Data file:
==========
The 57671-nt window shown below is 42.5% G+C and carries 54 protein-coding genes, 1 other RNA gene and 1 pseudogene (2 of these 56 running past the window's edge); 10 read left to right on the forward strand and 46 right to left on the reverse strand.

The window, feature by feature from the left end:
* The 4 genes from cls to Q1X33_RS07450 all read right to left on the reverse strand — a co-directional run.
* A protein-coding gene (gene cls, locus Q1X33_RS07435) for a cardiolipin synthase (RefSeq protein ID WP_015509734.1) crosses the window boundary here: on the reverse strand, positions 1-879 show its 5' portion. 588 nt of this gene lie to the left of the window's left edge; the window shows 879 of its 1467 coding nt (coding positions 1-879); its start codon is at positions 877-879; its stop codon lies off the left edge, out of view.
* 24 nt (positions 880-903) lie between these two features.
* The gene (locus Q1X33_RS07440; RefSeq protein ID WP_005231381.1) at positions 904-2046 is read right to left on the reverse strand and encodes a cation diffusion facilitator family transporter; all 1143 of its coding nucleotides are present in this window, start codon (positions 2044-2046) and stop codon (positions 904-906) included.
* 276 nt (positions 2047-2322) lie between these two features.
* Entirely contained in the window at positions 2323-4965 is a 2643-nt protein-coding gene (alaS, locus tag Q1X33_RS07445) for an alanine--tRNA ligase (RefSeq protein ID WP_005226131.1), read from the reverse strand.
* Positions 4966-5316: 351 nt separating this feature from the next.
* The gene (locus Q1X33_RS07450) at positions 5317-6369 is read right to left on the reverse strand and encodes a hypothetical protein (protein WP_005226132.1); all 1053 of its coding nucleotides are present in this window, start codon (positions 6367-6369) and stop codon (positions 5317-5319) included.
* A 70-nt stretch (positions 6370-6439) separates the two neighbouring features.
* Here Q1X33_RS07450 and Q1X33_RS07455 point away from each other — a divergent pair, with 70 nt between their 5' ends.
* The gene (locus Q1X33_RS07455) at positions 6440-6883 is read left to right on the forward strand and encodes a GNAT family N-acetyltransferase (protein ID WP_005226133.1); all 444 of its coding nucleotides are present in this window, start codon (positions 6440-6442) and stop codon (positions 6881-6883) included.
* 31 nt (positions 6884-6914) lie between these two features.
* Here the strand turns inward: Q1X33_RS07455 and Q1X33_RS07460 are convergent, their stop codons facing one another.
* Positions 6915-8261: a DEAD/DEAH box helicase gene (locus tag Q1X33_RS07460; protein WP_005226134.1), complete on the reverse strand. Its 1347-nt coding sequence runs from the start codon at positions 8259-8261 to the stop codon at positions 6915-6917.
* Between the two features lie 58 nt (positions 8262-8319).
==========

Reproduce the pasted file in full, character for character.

The 57671-nt window shown below is 42.5% G+C and carries 54 protein-coding genes, 1 other RNA gene and 1 pseudogene (2 of these 56 running past the window's edge); 10 read left to right on the forward strand and 46 right to left on the reverse strand.

The window, feature by feature from the left end:
* The 4 genes from cls to Q1X33_RS07450 all read right to left on the reverse strand — a co-directional run.
* A protein-coding gene (gene cls, locus Q1X33_RS07435) for a cardiolipin synthase (RefSeq protein ID WP_015509734.1) crosses the window boundary here: on the reverse strand, positions 1-879 show its 5' portion. 588 nt of this gene lie to the left of the window's left edge; the window shows 879 of its 1467 coding nt (coding positions 1-879); its start codon is at positions 877-879; its stop codon lies off the left edge, out of view.
* 24 nt (positions 880-903) lie between these two features.
* The gene (locus Q1X33_RS07440; RefSeq protein ID WP_005231381.1) at positions 904-2046 is read right to left on the reverse strand and encodes a cation diffusion facilitator family transporter; all 1143 of its coding nucleotides are present in this window, start codon (positions 2044-2046) and stop codon (positions 904-906) included.
* 276 nt (positions 2047-2322) lie between these two features.
* Entirely contained in the window at positions 2323-4965 is a 2643-nt protein-coding gene (alaS, locus tag Q1X33_RS07445) for an alanine--tRNA ligase (RefSeq protein ID WP_005226131.1), read from the reverse strand.
* Positions 4966-5316: 351 nt separating this feature from the next.
* The gene (locus Q1X33_RS07450) at positions 5317-6369 is read right to left on the reverse strand and encodes a hypothetical protein (protein WP_005226132.1); all 1053 of its coding nucleotides are present in this window, start codon (positions 6367-6369) and stop codon (positions 5317-5319) included.
* A 70-nt stretch (positions 6370-6439) separates the two neighbouring features.
* Here Q1X33_RS07450 and Q1X33_RS07455 point away from each other — a divergent pair, with 70 nt between their 5' ends.
* The gene (locus Q1X33_RS07455) at positions 6440-6883 is read left to right on the forward strand and encodes a GNAT family N-acetyltransferase (protein ID WP_005226133.1); all 444 of its coding nucleotides are present in this window, start codon (positions 6440-6442) and stop codon (positions 6881-6883) included.
* 31 nt (positions 6884-6914) lie between these two features.
* Here the strand turns inward: Q1X33_RS07455 and Q1X33_RS07460 are convergent, their stop codons facing one another.
* Positions 6915-8261: a DEAD/DEAH box helicase gene (locus tag Q1X33_RS07460; protein WP_005226134.1), complete on the reverse strand. Its 1347-nt coding sequence runs from the start codon at positions 8259-8261 to the stop codon at positions 6915-6917.
* Between the two features lie 58 nt (positions 8262-8319).